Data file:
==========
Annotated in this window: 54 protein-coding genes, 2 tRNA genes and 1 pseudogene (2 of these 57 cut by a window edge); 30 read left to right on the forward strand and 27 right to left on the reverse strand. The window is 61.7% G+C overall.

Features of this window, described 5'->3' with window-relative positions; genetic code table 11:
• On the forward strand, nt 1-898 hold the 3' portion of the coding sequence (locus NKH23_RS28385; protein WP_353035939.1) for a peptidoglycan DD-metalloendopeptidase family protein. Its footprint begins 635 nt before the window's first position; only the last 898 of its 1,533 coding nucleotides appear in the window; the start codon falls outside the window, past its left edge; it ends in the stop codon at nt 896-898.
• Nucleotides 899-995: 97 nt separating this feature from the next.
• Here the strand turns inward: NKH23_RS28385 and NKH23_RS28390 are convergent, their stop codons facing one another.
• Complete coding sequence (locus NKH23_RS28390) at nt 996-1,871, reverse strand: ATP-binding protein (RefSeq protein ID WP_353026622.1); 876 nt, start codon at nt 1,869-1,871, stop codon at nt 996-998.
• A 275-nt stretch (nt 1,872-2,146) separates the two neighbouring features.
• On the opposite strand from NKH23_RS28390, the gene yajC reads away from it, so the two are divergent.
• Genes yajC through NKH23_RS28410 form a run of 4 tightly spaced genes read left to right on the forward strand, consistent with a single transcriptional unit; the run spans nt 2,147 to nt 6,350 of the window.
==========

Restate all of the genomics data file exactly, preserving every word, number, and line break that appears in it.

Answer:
Annotated in this window: 54 protein-coding genes, 2 tRNA genes and 1 pseudogene (2 of these 57 cut by a window edge); 30 read left to right on the forward strand and 27 right to left on the reverse strand. The window is 61.7% G+C overall.

Features of this window, described 5'->3' with window-relative positions; genetic code table 11:
• On the forward strand, nt 1-898 hold the 3' portion of the coding sequence (locus NKH23_RS28385; protein WP_353035939.1) for a peptidoglycan DD-metalloendopeptidase family protein. Its footprint begins 635 nt before the window's first position; only the last 898 of its 1,533 coding nucleotides appear in the window; the start codon falls outside the window, past its left edge; it ends in the stop codon at nt 896-898.
• Nucleotides 899-995: 97 nt separating this feature from the next.
• Here the strand turns inward: NKH23_RS28385 and NKH23_RS28390 are convergent, their stop codons facing one another.
• Complete coding sequence (locus NKH23_RS28390) at nt 996-1,871, reverse strand: ATP-binding protein (RefSeq protein ID WP_353026622.1); 876 nt, start codon at nt 1,869-1,871, stop codon at nt 996-998.
• A 275-nt stretch (nt 1,872-2,146) separates the two neighbouring features.
• On the opposite strand from NKH23_RS28390, the gene yajC reads away from it, so the two are divergent.
• Genes yajC through NKH23_RS28410 form a run of 4 tightly spaced genes read left to right on the forward strand, consistent with a single transcriptional unit; the run spans nt 2,147 to nt 6,350 of the window.